Essentially all our CMD’s functionality comes from making calls to our API, as in myapp, so keep in mind that for the CMD to work our API myapi will have to be running all the time on http://localhost:8000, or the url we specified in the settings.ini file.

When you run your mycmd command with the -h switch again, you should see that it now shows that you require, and have available, a positional argument called “list”, which will “list resources”.

positional arguments:
  {list}
                        Methods
    list                list resources

The resource we are interested in is of course “users”.

If you run the command mycmd list without specifying a resource, you will see the help text displaying at the bottom that a /users route is available for the list method.

routes for list:
    /users

And when you run mycmd list users, you should see a list of users, currently present in your database, as returned to you by your API.

Note

The luxon cmd responder allows for the option to be run as a daemon. As such, it requires to write a pid file inside the /var/run directory. On some systems, the permission on this directory belongs to the “daemon” group, and regular users won’t be able to write to this directory. As such, we can update our alias to run our command as the “sudo” user:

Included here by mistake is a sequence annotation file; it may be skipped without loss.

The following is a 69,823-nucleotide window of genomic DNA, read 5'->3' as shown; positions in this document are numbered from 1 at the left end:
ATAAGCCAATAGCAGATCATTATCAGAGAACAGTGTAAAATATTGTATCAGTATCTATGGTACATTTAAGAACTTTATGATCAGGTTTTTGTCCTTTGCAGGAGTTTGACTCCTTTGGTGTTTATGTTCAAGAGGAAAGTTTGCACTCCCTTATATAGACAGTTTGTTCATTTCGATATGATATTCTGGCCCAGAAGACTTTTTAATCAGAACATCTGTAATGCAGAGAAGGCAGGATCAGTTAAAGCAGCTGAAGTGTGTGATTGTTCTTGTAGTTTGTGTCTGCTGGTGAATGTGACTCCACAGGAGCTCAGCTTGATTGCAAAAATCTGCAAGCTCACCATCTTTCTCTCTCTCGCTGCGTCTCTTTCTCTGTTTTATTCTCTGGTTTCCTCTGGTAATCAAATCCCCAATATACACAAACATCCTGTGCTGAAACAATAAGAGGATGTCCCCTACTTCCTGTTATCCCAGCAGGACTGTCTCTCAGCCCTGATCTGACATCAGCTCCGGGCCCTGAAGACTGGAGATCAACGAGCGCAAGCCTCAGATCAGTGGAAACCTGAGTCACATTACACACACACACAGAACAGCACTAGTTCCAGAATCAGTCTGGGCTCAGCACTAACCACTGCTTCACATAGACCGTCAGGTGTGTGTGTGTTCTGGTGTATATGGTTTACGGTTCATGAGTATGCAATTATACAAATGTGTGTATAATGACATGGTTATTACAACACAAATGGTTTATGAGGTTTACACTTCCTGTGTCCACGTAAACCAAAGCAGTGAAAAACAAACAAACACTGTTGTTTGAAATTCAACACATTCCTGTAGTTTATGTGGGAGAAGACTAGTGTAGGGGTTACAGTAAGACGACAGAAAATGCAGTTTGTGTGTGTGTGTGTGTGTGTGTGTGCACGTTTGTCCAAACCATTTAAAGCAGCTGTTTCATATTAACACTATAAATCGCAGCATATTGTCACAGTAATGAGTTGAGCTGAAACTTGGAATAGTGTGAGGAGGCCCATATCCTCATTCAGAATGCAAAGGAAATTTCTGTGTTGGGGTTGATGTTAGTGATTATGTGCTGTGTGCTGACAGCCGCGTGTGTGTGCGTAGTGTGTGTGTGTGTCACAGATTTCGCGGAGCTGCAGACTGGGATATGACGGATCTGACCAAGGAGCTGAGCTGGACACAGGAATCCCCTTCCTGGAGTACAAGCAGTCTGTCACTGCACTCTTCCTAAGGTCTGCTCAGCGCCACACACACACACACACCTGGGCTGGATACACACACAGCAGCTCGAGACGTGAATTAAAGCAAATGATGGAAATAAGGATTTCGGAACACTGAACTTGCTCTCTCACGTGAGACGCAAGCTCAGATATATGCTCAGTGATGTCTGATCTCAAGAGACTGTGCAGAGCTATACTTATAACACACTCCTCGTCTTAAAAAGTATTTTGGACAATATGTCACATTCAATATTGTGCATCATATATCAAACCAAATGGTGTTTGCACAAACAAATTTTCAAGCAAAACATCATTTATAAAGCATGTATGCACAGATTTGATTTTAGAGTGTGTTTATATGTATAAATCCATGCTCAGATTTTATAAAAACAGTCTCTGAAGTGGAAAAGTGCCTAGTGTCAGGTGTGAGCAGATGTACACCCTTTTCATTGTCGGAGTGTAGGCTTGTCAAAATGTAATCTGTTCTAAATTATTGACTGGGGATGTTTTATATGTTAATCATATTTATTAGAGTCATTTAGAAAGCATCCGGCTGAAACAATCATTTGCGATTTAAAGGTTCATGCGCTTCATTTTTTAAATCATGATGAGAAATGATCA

$ alias mycmd='sudo /opt/app/mycmd/mycmd'

Part 5: Adding new users

In this Section we will be adding the view that allows us to add a new user account. Just like the WSGI handler, luxon’s cmd handler also works with request and reponse objects. The request object has a .read() method, that reads from stdin. This gives us the opportunity to capture input from the user’s terminal.

Update views/users.py with:

import json
from luxon import register, router
from luxon.utils.http import Client
from luxon import g

config=g.app.config

api_user = config.get('myapi','user')
api_pass = config.get('myapi','pass')
api = Client(config.get('myapi','url'))

def login():
    login_data = {"username": api_user, "password": api_pass}